As both designers and stewards of our collective built environment, we have high expectations for sustainable design in 2023. In recent years, we have seen trends respond to global shifts in technology, sustainability, and economic factors. This year, there will be even more opportunities, tools, and drivers for greater outcomes.
Many architectural firms have participated in a collective global effort to increase sustainability in design, and many have pledged to the AIA 2030 Commitment, pledging to reduce the environmental impact of buildings, developments, and major renovations by 2030. As a result, many firms are already prioritizing the reduction of energy consumption, utilization of renewable energy sources, and improvement of overall building efficiency to develop net zero buildings. Net zero is still an impressive feat, but, as we approach 2030, many firms are pushing the envelope even further and designing net positive buildings that don’t just break-even but create a surplus of energy.
The path to net positive
While a net-positive orientation is not something unique to the United States, we have seen code-driven economies in the U.S. make this goal a priority and lead the initiative. States like California and Massachusetts have implemented net-zero policies in their public schools. HLB provided lighting design services for the first net zero school and public building in Massachusetts, King Open Elementary School & Library. Our team has also taken part in projects like the NYPL Charleston Library – NYPL’s first net-zero public library. In 2021, forward-thinking Massachusetts delivered its first net-positive school in a town that aims to be carbon-neutral by the year 2035, showing an increasing demand for innovation in this area.
In addition to other methods, like proper insulation, energy-efficient HVAC systems, and water conservation, lighting is an important aspect of energy-efficient design in buildings, as it can account for a sizable portion of a building’s energy consumption. In a net-positive building, lighting design should aim to reduce energy consumption while providing a high level of visual comfort for occupants.
One way we can achieve this is by using daylighting techniques, which utilize natural light to illuminate a building’s interior. Familiar approaches to daylighting include skylights and clerestories, however, good daylighting requires an elevated level of expertise and care. Designers work to balance natural light, solar heat gain, and glare control. Each building requires a highly customized solution designed around its specific location, orientation, and solar availability.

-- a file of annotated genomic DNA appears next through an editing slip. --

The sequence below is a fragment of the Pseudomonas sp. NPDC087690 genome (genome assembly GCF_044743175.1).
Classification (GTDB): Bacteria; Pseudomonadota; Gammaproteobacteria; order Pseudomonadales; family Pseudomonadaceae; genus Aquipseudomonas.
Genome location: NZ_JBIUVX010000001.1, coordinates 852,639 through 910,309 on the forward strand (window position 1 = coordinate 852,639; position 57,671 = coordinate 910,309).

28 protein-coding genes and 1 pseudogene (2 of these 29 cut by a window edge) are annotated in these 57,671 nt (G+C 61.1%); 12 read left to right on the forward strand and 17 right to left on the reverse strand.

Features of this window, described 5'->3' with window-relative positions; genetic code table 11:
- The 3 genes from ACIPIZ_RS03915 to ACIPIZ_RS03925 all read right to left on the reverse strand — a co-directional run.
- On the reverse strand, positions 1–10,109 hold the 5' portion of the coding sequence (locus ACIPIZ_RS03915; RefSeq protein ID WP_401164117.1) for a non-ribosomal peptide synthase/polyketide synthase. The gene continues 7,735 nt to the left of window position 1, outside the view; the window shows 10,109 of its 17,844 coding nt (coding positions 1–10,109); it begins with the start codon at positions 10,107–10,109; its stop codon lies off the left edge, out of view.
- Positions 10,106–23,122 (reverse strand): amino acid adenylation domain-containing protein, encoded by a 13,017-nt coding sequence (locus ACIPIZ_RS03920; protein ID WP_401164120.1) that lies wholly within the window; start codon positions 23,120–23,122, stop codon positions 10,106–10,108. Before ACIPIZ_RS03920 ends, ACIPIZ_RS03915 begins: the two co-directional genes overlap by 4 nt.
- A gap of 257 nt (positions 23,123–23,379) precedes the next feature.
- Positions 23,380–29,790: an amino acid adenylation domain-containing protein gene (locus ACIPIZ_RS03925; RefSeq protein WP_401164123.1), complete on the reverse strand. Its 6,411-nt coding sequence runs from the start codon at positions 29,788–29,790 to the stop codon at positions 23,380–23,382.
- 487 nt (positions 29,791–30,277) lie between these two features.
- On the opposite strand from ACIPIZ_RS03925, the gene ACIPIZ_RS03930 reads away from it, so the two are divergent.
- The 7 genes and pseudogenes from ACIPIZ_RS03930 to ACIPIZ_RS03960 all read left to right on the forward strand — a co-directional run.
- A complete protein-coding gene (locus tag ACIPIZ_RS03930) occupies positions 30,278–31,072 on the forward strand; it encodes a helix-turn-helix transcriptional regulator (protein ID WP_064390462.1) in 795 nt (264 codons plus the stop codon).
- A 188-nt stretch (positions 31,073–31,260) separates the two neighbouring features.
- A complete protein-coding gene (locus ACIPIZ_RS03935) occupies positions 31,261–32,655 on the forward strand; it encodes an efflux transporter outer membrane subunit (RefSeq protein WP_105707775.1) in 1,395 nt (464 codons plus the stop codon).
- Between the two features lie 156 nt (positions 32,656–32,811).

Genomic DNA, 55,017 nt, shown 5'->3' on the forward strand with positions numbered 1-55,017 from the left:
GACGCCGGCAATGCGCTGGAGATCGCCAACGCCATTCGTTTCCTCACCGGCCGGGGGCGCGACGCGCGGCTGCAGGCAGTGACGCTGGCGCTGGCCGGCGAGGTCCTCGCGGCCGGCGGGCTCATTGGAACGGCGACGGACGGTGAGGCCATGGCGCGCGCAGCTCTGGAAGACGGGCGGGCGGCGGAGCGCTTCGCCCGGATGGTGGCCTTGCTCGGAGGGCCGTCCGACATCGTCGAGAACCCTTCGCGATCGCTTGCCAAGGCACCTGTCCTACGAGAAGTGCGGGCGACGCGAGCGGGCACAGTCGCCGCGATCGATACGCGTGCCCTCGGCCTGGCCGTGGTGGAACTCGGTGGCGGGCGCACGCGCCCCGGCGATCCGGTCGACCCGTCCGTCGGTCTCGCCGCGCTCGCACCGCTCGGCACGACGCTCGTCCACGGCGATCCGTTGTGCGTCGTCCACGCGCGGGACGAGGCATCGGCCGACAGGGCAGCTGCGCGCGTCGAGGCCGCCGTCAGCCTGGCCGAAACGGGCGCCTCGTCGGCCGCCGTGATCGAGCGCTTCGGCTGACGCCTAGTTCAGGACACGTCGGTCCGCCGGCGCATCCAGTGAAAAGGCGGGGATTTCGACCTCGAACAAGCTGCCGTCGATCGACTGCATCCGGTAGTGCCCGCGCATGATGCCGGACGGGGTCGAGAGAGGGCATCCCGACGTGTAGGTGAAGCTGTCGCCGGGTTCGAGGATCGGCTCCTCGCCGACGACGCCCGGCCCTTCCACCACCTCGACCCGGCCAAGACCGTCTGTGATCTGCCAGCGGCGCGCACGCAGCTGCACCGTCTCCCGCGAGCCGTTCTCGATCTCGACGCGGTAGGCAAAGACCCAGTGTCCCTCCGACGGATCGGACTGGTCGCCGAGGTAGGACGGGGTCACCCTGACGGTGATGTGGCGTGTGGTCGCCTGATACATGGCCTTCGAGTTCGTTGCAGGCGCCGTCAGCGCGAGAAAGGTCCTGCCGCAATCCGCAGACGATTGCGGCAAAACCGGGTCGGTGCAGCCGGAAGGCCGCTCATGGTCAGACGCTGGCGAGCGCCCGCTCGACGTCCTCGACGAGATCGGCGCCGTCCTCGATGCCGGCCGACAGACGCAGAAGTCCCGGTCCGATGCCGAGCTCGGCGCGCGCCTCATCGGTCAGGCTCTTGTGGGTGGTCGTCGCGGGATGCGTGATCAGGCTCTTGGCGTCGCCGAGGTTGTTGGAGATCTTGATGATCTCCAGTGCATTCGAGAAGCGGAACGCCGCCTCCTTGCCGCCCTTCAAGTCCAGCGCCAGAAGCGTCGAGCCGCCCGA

Additionally, using lighting sensors and dimmable lighting can help to reduce energy consumption by ensuring that lights are only on when necessary. Using a combination of LED technology and best practices in lighting controls, such as daylight sensors, occupancy sensors, dimers, multi-scene presets, and fully networked systems can maximize the benefits of LEDs and take an increased amount of energy offline where possible.
Making sustainable attainable
As we continue to navigate 2023, we are mindful of ongoing economic factors and ever-evolving consumer expectations and tastes. Working together with product designers, we continue to push for luminaires that contribute to the support of other energy expenditures. The key to the adoption of these leading-edge technologies will be their aesthetic value – our goal is that occupants don’t necessarily notice the shift and have a natural and effortless experience throughout the building.
One of the most intriguing emerging technologies is the development of rechargeable luminaire components. These components will seamlessly integrate with beautifully designed luminaires and act like a rechargeable battery. Once charged, they can take their energy expenditure offline and use their own stores to maintain energy production until they need to be recharged, at which point they will reconnect to live energy. We have already seen one manufacturer patent a product with this capability and look forward to this technology entering the mainstream market.
To add to the attainability of net zero, we must consider that there are economic benefits to designing with a sustainability mindset, which will be significant in 2023 as we watch the economy shift amongst talks of a recession. Net-positive buildings can generate savings over time by reducing energy costs. Owners of net positive buildings may also see reduced maintenance costs over time and see an increase in resiliency in terms of power outages and disruptions. It continues to be an impactful and positive solution for owners, developers, and designers.
We look forward to all that we can achieve throughout 2023. Together, we can continue to make a positive impression as we take steps that will move our industry and global community forward.